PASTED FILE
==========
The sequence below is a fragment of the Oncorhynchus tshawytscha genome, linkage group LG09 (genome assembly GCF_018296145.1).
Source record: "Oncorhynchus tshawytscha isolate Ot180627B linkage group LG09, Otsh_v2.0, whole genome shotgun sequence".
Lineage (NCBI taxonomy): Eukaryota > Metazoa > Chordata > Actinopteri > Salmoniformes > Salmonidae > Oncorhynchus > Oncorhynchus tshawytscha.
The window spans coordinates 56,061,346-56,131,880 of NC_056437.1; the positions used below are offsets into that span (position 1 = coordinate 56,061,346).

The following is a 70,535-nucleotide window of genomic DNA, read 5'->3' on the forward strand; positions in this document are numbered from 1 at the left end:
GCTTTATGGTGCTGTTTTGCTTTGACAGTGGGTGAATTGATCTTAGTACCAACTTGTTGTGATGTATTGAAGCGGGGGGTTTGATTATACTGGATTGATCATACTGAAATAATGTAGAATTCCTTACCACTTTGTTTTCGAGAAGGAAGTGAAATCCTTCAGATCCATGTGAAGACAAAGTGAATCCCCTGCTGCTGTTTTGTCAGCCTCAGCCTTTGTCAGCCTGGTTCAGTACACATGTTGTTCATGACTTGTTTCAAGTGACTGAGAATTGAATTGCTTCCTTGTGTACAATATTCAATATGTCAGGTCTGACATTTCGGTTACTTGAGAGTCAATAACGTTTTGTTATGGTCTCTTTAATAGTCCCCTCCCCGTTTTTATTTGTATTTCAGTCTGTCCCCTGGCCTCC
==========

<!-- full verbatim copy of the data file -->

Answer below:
The sequence below is a fragment of the Oncorhynchus tshawytscha genome, linkage group LG09 (genome assembly GCF_018296145.1).
Source record: "Oncorhynchus tshawytscha isolate Ot180627B linkage group LG09, Otsh_v2.0, whole genome shotgun sequence".
Lineage (NCBI taxonomy): Eukaryota > Metazoa > Chordata > Actinopteri > Salmoniformes > Salmonidae > Oncorhynchus > Oncorhynchus tshawytscha.
The window spans coordinates 56,061,346-56,131,880 of NC_056437.1; the positions used below are offsets into that span (position 1 = coordinate 56,061,346).

The following is a 70,535-nucleotide window of genomic DNA, read 5'->3' on the forward strand; positions in this document are numbered from 1 at the left end:
GCTTTATGGTGCTGTTTTGCTTTGACAGTGGGTGAATTGATCTTAGTACCAACTTGTTGTGATGTATTGAAGCGGGGGGTTTGATTATACTGGATTGATCATACTGAAATAATGTAGAATTCCTTACCACTTTGTTTTCGAGAAGGAAGTGAAATCCTTCAGATCCATGTGAAGACAAAGTGAATCCCCTGCTGCTGTTTTGTCAGCCTCAGCCTTTGTCAGCCTGGTTCAGTACACATGTTGTTCATGACTTGTTTCAAGTGACTGAGAATTGAATTGCTTCCTTGTGTACAATATTCAATATGTCAGGTCTGACATTTCGGTTACTTGAGAGTCAATAACGTTTTGTTATGGTCTCTTTAATAGTCCCCTCCCCGTTTTTATTTGTATTTCAGTCTGTCCCCTGGCCTCC